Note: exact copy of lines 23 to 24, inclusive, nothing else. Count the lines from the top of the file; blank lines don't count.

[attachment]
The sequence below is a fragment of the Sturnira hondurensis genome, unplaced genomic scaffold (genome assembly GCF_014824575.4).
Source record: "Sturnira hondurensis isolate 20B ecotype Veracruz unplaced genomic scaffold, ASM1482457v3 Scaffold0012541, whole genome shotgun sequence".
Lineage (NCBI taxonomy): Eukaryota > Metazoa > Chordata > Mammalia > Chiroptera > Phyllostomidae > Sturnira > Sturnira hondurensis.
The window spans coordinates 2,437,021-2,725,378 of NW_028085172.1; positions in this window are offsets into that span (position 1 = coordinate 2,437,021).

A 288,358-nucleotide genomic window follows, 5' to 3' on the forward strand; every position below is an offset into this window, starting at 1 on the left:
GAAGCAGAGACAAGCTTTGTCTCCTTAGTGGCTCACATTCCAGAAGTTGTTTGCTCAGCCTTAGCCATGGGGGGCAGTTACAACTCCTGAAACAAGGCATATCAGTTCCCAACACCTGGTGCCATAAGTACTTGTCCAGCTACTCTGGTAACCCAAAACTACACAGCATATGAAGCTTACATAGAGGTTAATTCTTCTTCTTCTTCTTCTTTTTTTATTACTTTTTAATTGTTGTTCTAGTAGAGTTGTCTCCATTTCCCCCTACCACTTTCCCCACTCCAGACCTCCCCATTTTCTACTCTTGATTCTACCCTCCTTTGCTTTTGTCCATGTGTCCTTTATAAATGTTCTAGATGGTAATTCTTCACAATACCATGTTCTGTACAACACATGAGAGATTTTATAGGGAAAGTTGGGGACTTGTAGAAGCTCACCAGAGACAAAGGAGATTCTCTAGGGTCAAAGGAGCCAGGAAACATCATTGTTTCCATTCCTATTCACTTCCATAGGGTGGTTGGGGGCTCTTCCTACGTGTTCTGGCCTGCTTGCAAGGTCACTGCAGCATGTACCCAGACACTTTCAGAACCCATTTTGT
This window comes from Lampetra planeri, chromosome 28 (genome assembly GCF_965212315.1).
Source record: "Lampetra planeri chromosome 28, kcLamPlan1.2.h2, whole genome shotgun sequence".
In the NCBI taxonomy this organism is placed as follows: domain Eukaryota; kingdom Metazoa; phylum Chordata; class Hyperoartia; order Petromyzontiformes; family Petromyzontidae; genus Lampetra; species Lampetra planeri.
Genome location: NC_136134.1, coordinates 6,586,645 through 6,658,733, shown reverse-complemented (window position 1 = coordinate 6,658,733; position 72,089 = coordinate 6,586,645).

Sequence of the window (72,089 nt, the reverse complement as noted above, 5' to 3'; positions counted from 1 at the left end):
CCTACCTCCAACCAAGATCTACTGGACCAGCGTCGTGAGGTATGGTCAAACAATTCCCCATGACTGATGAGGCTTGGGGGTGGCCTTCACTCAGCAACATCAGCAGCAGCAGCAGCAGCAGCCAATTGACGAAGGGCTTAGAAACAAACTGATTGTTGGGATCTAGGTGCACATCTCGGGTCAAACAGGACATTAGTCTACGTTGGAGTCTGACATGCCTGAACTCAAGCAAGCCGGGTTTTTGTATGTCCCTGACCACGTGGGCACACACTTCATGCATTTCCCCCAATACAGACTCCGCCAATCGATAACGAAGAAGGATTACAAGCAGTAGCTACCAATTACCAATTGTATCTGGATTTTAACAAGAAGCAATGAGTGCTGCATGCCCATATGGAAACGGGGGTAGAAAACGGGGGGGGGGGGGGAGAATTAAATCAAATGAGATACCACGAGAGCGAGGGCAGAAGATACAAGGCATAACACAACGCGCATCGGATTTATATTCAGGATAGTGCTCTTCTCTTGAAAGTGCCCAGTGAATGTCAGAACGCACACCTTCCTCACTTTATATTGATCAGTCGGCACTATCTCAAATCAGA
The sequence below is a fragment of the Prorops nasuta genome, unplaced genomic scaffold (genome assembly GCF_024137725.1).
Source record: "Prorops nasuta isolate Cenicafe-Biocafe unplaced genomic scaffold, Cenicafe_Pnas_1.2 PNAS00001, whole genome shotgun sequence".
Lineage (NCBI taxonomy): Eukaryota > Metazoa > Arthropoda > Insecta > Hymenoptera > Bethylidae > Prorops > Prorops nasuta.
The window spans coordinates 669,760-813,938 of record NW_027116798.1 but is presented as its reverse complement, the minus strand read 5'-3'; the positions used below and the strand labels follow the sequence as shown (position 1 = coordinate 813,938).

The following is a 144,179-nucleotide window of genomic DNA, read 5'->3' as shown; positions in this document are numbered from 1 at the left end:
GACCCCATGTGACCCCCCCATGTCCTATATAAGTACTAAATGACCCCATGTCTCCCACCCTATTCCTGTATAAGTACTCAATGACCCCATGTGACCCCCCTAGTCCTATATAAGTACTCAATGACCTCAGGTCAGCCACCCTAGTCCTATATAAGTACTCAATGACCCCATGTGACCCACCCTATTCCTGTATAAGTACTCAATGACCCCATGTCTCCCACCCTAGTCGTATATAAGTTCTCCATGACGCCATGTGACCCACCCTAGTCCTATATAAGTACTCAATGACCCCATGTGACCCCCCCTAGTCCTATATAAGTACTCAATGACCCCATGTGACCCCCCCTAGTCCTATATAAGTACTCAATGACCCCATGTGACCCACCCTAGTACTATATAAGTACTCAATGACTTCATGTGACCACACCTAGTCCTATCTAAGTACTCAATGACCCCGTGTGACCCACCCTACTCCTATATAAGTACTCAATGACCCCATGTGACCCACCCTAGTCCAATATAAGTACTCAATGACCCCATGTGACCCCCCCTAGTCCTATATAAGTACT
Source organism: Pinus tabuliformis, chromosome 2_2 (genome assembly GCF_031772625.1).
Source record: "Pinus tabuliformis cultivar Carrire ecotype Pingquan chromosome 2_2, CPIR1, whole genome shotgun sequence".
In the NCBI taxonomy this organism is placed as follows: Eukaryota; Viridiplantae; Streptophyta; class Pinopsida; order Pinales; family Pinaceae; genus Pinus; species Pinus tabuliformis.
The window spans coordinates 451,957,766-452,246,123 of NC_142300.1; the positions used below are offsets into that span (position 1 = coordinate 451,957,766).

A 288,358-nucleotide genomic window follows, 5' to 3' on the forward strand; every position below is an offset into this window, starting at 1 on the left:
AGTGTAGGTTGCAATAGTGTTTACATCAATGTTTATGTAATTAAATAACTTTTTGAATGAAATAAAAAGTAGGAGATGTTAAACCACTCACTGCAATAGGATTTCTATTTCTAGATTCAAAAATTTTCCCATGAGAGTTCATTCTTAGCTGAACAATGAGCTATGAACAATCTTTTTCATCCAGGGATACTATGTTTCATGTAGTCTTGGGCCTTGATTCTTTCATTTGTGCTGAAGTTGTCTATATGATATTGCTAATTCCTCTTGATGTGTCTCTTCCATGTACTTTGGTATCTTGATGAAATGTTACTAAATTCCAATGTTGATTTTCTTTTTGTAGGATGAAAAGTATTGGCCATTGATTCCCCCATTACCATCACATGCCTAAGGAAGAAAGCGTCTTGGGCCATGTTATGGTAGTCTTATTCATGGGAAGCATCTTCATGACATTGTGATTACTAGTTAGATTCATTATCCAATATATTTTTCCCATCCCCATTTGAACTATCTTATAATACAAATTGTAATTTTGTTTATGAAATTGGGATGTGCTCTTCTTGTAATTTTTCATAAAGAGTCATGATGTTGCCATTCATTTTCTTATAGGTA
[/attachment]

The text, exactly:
A 288,358-nucleotide genomic window follows, 5' to 3' on the forward strand; every position below is an offset into this window, starting at 1 on the left:
AGTGTAGGTTGCAATAGTGTTTACATCAATGTTTATGTAATTAAATAACTTTTTGAATGAAATAAAAAGTAGGAGATGTTAAACCACTCACTGCAATAGGATTTCTATTTCTAGATTCAAAAATTTTCCCATGAGAGTTCATTCTTAGCTGAACAATGAGCTATGAACAATCTTTTTCATCCAGGGATACTATGTTTCATGTAGTCTTGGGCCTTGATTCTTTCATTTGTGCTGAAGTTGTCTATATGATATTGCTAATTCCTCTTGATGTGTCTCTTCCATGTACTTTGGTATCTTGATGAAATGTTACTAAATTCCAATGTTGATTTTCTTTTTGTAGGATGAAAAGTATTGGCCATTGATTCCCCCATTACCATCACATGCCTAAGGAAGAAAGCGTCTTGGGCCATGTTATGGTAGTCTTATTCATGGGAAGCATCTTCATGACATTGTGATTACTAGTTAGATTCATTATCCAATATATTTTTCCCATCCCCATTTGAACTATCTTATAATACAAATTGTAATTTTGTTTATGAAATTGGGATGTGCTCTTCTTGTAATTTTTCATAAAGAGTCATGATGTTGCCATTCATTTTCTTATAGGTA